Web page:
Project description:The crystal structure of the Glu-105-->Gly mutant of catabolic ornithine transcarbamoylase (OTCase; carbamoyl phosphate + L-ornithine = orthophosphate + L-citrulline, EC 220.127.116.11) from Pseudomonas aeruginosa has been determined at 3.0-A resolution. This mutant is blocked in the active R (relaxed) state. The structure was solved by the molecular replacement method, starting from a crude molecular model built from a trimer of the catalytic subunit of another transcarbamoylase, the extensively studied aspartate transcarbamoylase (ATCase) from Escherichia coli. This model was used to generate initial low-resolution phases at 8-A resolution, which were extended to 3-A by noncrystallographic symmetry averaging. Four phase extensions were required to obtain an electron density map of very high quality from which the final model was built. The structure, including 4020 residues, has been refined to 3-A, and the current crystallographic R value is 0.216. No solvent molecules have been added to the model. The catabolic OTCase is a dodecamer composed of four trimers organized in a tetrahedral manner. Each monomer is composed of two domains. The carbamoyl phosphate binding domain shows a strong structural homology with the equivalent ATCase part. In contrast, the other domain, mainly implicated in the binding of the second substrate (ornithine for OTCase and aspartate for ATCase) is poorly conserved. The quaternary structures of these two allosteric transcarbamoylases are quite divergent: the E. coli ATCase has pseudo-32 point-group symmetry, with six catalytic and six regulatory chains; the catabolic OTCase has 23 point-group symmetry and only catalytic chains. However, both enzymes display homotropic and heterotropic cooperativity.
Project description:The pathway of product release from the R state of aspartate transcarbamoylase (ATCase; EC 18.104.22.168, aspartate carbamoyltransferase) has been determined here by solving the crystal structure of Escherichia coli ATCase locked in the R quaternary structure by specific introduction of disulfide bonds. ATCase displays ordered substrate binding and product release, remaining in the R state until substrates are exhausted. The structure reported here represents ATCase in the R state bound to the final product molecule, phosphate. This structure has been difficult to obtain previously because the enzyme relaxes back to the T state after the substrates are exhausted. Hence, cocrystallizing the wild-type enzyme with phosphate results in a T-state structure. In this structure of the enzyme trapped in the R state with specific disulfide bonds, we observe two phosphate molecules per active site. The position of the first phosphate corresponds to the position of the phosphate of carbamoyl phosphate (CP) and the position of the phosphonate of N-phosphonacetyl-l-aspartate. However, the second, more weakly bound phosphate is bound in a positively charged pocket that is more accessible to the surface than the other phosphate. The second phosphate appears to be on the path that phosphate would have to take to exit the active site. Our results suggest that phosphate dissociation and CP binding can occur simultaneously and that the dissociation of phosphate may actually promote the binding of CP for more efficient catalysis.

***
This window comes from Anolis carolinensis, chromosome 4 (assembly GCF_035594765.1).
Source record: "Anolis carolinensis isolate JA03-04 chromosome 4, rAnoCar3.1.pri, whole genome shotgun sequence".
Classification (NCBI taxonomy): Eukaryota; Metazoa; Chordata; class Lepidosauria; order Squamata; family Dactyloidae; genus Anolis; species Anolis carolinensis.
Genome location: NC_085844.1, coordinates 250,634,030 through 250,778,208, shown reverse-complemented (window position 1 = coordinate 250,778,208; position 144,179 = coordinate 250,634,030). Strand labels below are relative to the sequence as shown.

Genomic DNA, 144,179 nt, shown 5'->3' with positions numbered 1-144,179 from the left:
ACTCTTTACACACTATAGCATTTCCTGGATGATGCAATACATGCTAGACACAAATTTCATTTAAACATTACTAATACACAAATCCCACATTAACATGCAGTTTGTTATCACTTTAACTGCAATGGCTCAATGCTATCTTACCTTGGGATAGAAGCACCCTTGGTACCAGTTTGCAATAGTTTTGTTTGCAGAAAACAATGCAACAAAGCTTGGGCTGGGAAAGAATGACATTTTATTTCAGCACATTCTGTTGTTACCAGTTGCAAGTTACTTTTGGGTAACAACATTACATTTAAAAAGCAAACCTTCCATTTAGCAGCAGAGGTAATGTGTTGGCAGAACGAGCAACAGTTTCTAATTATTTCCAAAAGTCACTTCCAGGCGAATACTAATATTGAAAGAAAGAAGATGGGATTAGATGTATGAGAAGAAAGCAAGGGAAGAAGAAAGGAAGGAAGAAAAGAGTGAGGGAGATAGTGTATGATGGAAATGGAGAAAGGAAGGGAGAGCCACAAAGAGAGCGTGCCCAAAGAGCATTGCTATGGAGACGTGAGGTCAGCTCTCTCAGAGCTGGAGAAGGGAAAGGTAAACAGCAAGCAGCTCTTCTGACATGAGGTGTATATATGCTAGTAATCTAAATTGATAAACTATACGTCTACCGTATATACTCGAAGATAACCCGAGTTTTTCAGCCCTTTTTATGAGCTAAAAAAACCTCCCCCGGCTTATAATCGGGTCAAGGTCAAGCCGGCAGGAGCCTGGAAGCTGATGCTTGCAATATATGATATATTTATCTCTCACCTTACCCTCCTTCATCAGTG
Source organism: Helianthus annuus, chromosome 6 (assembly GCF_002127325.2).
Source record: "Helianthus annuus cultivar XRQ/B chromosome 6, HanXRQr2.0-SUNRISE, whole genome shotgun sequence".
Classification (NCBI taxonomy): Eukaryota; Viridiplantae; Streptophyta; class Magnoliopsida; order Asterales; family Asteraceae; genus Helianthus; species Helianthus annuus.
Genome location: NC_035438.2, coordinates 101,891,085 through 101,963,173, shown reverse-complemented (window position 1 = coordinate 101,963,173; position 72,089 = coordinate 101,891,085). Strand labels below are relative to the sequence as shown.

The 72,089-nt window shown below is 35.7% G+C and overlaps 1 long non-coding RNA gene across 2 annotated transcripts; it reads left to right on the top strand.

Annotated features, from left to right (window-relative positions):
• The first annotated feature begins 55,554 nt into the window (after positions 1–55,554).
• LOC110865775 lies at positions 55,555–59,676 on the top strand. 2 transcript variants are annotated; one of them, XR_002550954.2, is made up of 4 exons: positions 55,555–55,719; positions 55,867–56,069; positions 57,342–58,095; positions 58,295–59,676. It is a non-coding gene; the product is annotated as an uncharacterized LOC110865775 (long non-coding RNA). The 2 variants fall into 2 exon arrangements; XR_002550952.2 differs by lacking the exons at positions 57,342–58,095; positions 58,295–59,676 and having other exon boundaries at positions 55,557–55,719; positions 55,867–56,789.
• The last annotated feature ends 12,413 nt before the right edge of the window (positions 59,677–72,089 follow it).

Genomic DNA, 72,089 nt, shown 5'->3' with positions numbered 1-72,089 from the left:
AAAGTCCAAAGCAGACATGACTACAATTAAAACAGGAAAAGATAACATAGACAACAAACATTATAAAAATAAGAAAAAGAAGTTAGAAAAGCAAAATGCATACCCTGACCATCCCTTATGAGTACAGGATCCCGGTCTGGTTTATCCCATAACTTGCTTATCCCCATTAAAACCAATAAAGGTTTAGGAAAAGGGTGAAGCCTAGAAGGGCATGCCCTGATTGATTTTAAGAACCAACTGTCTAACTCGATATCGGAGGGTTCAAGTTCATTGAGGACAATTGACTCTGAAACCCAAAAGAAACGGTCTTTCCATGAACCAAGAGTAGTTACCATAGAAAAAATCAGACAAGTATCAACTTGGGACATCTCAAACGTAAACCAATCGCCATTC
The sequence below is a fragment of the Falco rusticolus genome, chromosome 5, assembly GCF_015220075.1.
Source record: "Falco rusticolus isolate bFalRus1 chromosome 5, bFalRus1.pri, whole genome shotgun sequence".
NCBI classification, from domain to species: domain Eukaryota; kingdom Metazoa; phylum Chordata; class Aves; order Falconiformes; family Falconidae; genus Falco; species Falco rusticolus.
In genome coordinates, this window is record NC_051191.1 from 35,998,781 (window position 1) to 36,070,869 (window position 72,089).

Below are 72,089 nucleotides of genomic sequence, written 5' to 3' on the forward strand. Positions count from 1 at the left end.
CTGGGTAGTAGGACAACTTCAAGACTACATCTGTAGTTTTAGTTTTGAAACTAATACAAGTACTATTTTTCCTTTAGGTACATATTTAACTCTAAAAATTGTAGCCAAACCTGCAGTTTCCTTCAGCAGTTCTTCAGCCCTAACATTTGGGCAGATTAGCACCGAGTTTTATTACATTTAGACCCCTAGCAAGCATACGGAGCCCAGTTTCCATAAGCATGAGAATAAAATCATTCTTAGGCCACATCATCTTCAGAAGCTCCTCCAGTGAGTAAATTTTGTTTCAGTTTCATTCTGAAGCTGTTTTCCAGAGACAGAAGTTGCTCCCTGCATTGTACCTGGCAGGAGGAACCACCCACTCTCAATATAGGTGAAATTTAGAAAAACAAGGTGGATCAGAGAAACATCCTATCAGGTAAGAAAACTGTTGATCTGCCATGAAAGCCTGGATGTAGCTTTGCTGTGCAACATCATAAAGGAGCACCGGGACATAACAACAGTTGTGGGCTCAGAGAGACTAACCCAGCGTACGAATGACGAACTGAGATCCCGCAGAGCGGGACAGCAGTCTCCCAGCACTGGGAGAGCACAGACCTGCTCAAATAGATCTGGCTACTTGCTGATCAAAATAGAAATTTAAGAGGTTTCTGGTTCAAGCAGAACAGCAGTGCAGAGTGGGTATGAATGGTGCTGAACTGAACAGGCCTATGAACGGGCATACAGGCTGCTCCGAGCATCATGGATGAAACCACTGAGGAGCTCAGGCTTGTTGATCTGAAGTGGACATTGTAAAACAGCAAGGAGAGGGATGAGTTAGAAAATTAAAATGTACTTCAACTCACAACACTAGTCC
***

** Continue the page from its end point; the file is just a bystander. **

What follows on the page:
Project description:Wheat-germ aspartate transcarbamoylase (EC 22.214.171.124) was inactivated by phenylglyoxal in a first-order process, provided that the inactivation time did not exceed 10 min. Apparent first-order rate constants were linearly dependent on phenylglyoxal concentration, indicating a bimolecular reaction between a single active-centre residue and phenylglyoxal, with second-order constant of 0.023 mM-1 X min-1. A plot of apparent first-order rate constant versus pH showed a steep rise above pH 9.5, indicating that the essential residue has a pKa value of 10.5 or higher, consistent with an arginine residue. Saturating concentrations of the following ligands provided a degree of protection (percentages in parentheses) against 1 mM-phenylglyoxal: N-phosphonoacetyl-L-aspartate, a bisubstrate analogue (94%); carbamoyl phosphate (75%); UMP, an end-product inhibitor (53%). Succinate (an analogue of L-aspartate) alone gave no protection, but in combination with carbamoyl phosphate raised the protection to 92%, in agreement with the known binding order of the two substrates. These results indicate that the essential arginine residue is close to the carbamoyl phosphate site, probably oriented towards the aspartate site. Attempts to desensitize the UMP-binding site by reaction with phenylglyoxal, while protecting the active centre, were unsuccessful. The essential active-centre arginine residue is compared with a similar residue in the Escherichia coli enzyme.